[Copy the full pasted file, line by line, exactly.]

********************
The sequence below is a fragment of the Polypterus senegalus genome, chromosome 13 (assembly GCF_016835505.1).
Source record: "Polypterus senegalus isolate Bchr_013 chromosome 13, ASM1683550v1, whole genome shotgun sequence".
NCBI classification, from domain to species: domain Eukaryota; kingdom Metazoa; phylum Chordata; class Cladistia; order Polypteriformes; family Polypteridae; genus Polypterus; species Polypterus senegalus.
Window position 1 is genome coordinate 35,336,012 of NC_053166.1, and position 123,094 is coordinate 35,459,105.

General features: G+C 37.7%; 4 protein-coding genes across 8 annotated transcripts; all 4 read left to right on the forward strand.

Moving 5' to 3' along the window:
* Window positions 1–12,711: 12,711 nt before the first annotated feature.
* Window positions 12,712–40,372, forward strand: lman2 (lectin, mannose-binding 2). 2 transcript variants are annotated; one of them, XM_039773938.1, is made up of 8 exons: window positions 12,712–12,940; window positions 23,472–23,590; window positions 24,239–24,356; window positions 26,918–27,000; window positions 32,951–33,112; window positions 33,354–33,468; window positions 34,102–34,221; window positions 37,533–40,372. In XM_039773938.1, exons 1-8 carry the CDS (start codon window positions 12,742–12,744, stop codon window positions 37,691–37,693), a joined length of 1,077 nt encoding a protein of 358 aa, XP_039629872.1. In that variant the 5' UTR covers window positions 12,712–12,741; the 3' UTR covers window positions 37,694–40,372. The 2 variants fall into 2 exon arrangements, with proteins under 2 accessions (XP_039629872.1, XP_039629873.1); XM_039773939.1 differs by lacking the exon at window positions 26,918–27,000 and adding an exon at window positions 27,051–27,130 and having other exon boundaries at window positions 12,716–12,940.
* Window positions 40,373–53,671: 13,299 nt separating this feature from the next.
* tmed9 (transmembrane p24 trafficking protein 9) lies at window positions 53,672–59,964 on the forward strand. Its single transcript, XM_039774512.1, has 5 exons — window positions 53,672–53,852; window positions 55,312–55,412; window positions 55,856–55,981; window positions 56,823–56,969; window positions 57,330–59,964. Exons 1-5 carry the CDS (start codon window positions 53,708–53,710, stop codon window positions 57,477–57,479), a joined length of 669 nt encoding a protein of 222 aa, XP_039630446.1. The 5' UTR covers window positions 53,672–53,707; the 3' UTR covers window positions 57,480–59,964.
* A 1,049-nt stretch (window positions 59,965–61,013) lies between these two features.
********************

The sequence below is a fragment of the Polypterus senegalus genome, chromosome 13 (assembly GCF_016835505.1).
Source record: "Polypterus senegalus isolate Bchr_013 chromosome 13, ASM1683550v1, whole genome shotgun sequence".
NCBI classification, from domain to species: domain Eukaryota; kingdom Metazoa; phylum Chordata; class Cladistia; order Polypteriformes; family Polypteridae; genus Polypterus; species Polypterus senegalus.
Window position 1 is genome coordinate 35,336,012 of NC_053166.1, and position 123,094 is coordinate 35,459,105.

General features: G+C 37.7%; 4 protein-coding genes across 8 annotated transcripts; all 4 read left to right on the forward strand.

Moving 5' to 3' along the window:
* Window positions 1–12,711: 12,711 nt before the first annotated feature.
* Window positions 12,712–40,372, forward strand: lman2 (lectin, mannose-binding 2). 2 transcript variants are annotated; one of them, XM_039773938.1, is made up of 8 exons: window positions 12,712–12,940; window positions 23,472–23,590; window positions 24,239–24,356; window positions 26,918–27,000; window positions 32,951–33,112; window positions 33,354–33,468; window positions 34,102–34,221; window positions 37,533–40,372. In XM_039773938.1, exons 1-8 carry the CDS (start codon window positions 12,742–12,744, stop codon window positions 37,691–37,693), a joined length of 1,077 nt encoding a protein of 358 aa, XP_039629872.1. In that variant the 5' UTR covers window positions 12,712–12,741; the 3' UTR covers window positions 37,694–40,372. The 2 variants fall into 2 exon arrangements, with proteins under 2 accessions (XP_039629872.1, XP_039629873.1); XM_039773939.1 differs by lacking the exon at window positions 26,918–27,000 and adding an exon at window positions 27,051–27,130 and having other exon boundaries at window positions 12,716–12,940.
* Window positions 40,373–53,671: 13,299 nt separating this feature from the next.
* tmed9 (transmembrane p24 trafficking protein 9) lies at window positions 53,672–59,964 on the forward strand. Its single transcript, XM_039774512.1, has 5 exons — window positions 53,672–53,852; window positions 55,312–55,412; window positions 55,856–55,981; window positions 56,823–56,969; window positions 57,330–59,964. Exons 1-5 carry the CDS (start codon window positions 53,708–53,710, stop codon window positions 57,477–57,479), a joined length of 669 nt encoding a protein of 222 aa, XP_039630446.1. The 5' UTR covers window positions 53,672–53,707; the 3' UTR covers window positions 57,480–59,964.
* A 1,049-nt stretch (window positions 59,965–61,013) lies between these two features.